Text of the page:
Today Nikon announced its latest generation full-frame DSLR, the Nikon D780. Built on the success of the extremely popular D750 and its mirrorless counterpart Z6, the Nikon D780 combines some of the best features from both cameras into a single compact and lightweight body.
The Nikon D780 sports a 24.5 MP BSI CMOS sensor with on-sensor phase detection. In addition to the advanced 51-point AF system, Nikon also implemented similar face and eye tracking detection autofocus in the camera as in the Z6 when shooting in live view mode. When switching from OVF to Live View, the number of autofocus points will jump to 273, covering approximately 90% of the frame. This makes D780 the first Nikon DSLR to feature such a hybrid autofocus system.
The Nikon D780 has a slightly faster continuous shooting speed of 7 FPS, which can be pushed all the way to 12 FPS in live view silent shutter mode (in 12-bit RAW). The maximum shutter speed has been bumped up to 1/8000th of a second from 1/4000 on the D750.
Nikon used the latest generation EXPEED 6 processor with a superior 180,000-pixel RGB metering sensor on the D780, making it possible to deliver superb video features, including fast and smooth autofocus tracking in live view mode. The Nikon D780 is now capable of shooting 4K video with full pixel readout, and 10-bit output with N-Log or HDR. Many of the video features present on the Z6, such as zebra stripes and focus peaking have also been implemented on the D780.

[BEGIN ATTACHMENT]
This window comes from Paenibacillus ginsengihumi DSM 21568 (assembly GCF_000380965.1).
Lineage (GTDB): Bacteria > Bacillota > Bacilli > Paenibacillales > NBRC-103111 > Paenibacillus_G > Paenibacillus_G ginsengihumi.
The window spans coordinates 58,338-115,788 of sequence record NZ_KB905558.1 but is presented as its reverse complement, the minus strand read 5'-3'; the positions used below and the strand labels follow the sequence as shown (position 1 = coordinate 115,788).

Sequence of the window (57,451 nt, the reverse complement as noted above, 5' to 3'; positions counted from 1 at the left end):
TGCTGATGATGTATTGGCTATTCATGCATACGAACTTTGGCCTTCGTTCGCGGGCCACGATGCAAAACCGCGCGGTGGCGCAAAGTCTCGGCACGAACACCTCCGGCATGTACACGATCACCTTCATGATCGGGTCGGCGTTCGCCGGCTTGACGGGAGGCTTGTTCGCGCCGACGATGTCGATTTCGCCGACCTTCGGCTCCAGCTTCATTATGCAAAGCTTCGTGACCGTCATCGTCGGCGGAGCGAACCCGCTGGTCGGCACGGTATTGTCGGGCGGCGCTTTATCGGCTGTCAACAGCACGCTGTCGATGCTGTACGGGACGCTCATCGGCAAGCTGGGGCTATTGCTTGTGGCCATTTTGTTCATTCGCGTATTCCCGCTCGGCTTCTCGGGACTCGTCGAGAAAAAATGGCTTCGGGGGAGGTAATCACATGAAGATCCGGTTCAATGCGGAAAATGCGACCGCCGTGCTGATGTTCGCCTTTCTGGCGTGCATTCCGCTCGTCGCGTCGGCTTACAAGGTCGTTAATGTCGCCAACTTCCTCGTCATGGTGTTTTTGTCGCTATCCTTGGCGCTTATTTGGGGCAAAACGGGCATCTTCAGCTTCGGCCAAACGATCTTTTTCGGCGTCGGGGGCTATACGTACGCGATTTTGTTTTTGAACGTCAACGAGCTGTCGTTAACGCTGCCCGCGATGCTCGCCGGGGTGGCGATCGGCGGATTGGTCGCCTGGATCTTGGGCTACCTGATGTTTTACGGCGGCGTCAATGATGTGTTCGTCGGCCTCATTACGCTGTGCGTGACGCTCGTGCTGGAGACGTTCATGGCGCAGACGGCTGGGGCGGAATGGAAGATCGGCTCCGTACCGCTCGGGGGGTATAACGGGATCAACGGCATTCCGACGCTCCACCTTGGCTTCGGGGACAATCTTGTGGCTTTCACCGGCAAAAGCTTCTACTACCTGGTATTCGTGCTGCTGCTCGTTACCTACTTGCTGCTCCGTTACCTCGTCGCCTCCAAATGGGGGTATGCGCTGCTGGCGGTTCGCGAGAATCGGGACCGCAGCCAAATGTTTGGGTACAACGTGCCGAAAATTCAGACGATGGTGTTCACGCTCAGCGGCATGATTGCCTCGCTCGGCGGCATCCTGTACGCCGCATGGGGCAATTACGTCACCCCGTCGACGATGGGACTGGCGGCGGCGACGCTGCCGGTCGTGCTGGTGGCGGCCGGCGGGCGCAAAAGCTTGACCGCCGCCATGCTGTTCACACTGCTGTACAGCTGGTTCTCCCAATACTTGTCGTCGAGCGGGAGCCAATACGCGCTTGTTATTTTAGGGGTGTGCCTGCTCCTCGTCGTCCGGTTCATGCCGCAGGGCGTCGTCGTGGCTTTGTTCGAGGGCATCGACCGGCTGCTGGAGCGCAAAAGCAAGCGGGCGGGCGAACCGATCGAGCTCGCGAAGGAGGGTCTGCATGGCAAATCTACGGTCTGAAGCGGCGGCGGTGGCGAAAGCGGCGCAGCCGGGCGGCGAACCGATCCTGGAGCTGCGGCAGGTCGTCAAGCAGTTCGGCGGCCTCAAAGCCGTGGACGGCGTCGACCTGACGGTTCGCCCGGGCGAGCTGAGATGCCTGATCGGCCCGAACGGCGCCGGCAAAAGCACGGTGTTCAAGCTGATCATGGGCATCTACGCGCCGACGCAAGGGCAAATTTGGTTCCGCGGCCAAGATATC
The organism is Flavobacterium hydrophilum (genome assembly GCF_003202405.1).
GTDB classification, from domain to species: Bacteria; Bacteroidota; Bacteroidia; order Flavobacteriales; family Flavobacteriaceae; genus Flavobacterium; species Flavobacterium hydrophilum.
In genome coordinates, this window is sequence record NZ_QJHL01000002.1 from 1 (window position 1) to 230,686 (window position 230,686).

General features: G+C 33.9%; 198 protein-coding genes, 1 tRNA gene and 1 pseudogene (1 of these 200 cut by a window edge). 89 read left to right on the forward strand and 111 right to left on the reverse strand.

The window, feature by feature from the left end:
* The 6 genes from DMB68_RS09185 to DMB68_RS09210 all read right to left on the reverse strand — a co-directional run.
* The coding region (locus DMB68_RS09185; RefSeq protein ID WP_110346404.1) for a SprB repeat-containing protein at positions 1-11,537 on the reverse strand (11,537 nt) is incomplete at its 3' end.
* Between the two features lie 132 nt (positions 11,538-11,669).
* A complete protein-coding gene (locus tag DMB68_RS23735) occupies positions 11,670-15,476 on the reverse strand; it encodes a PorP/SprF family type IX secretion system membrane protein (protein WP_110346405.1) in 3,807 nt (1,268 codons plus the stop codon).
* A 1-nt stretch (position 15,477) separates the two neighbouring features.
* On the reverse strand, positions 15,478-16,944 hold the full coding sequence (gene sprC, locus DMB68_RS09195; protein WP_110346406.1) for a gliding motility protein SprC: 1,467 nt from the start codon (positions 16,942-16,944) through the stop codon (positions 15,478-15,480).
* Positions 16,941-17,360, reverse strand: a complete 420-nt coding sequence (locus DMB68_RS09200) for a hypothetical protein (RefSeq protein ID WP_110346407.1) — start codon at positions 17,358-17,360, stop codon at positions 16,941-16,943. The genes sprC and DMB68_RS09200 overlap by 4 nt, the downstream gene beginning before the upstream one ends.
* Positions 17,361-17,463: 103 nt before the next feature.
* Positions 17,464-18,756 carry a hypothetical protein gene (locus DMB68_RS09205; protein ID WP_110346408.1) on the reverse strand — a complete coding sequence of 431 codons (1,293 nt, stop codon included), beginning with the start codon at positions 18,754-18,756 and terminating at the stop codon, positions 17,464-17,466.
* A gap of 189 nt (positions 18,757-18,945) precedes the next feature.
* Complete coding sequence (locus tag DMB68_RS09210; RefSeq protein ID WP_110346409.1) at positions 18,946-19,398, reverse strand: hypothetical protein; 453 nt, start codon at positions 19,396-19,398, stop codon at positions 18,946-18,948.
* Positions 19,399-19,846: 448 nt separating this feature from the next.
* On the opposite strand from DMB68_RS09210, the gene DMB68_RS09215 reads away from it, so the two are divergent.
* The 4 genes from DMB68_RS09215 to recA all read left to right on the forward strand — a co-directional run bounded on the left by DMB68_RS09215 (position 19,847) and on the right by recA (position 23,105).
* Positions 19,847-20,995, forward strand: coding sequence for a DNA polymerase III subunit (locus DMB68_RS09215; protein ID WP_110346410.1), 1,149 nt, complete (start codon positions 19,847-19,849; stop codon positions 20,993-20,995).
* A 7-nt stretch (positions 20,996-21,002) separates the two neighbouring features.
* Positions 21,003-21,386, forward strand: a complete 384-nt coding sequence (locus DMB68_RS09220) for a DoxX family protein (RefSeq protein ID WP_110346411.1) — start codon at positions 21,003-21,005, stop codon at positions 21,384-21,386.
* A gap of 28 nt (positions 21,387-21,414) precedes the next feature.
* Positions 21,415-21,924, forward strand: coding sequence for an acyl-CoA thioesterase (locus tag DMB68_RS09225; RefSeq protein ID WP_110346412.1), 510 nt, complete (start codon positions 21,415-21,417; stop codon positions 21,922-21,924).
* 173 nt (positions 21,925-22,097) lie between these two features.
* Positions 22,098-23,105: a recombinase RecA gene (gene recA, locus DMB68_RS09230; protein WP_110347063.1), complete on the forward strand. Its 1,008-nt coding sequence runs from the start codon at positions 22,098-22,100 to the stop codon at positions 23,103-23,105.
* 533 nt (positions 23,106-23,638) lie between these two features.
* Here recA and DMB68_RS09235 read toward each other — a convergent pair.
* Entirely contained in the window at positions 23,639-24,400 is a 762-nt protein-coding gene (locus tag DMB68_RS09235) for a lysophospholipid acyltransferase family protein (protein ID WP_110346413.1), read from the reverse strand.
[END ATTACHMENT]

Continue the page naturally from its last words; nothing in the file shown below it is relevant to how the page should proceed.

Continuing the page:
Although the D780 still has dual SD card slots, both have been upgraded to support UHS-II type cards, allowing for much faster read and write speeds. The tilting LCD screen has also been bumped up in resolution with a total of 2.36 million dots. The Nikon D780 features a USB Type-C port, which allows the camera’s battery to be charged through it.
The ergonomics of the camera have also been slightly improved. While the button layout is very similar to that of the D750, some of the buttons have been moved around and there is now a dedicated AF-ON button on the back of the camera, which is great.
Thanks to a much faster processor and lack of built-in flash, the CIPA rating for battery life on the Nikon D780 has been drastically improved from 1,230 shots to 2,260. Similar to the D750, the D780 also has a rugged magnesium alloy construction, and all the buttons and ports have been properly weather-sealed to be able to withstand dust, moisture and harsh weather conditions.
When it comes to price, the Nikon D780 will be available later this month in two different kits. The body-only version will retail for $2,299, while the body with the 24-120mm f/4G ED VR lens will retail for $2,799.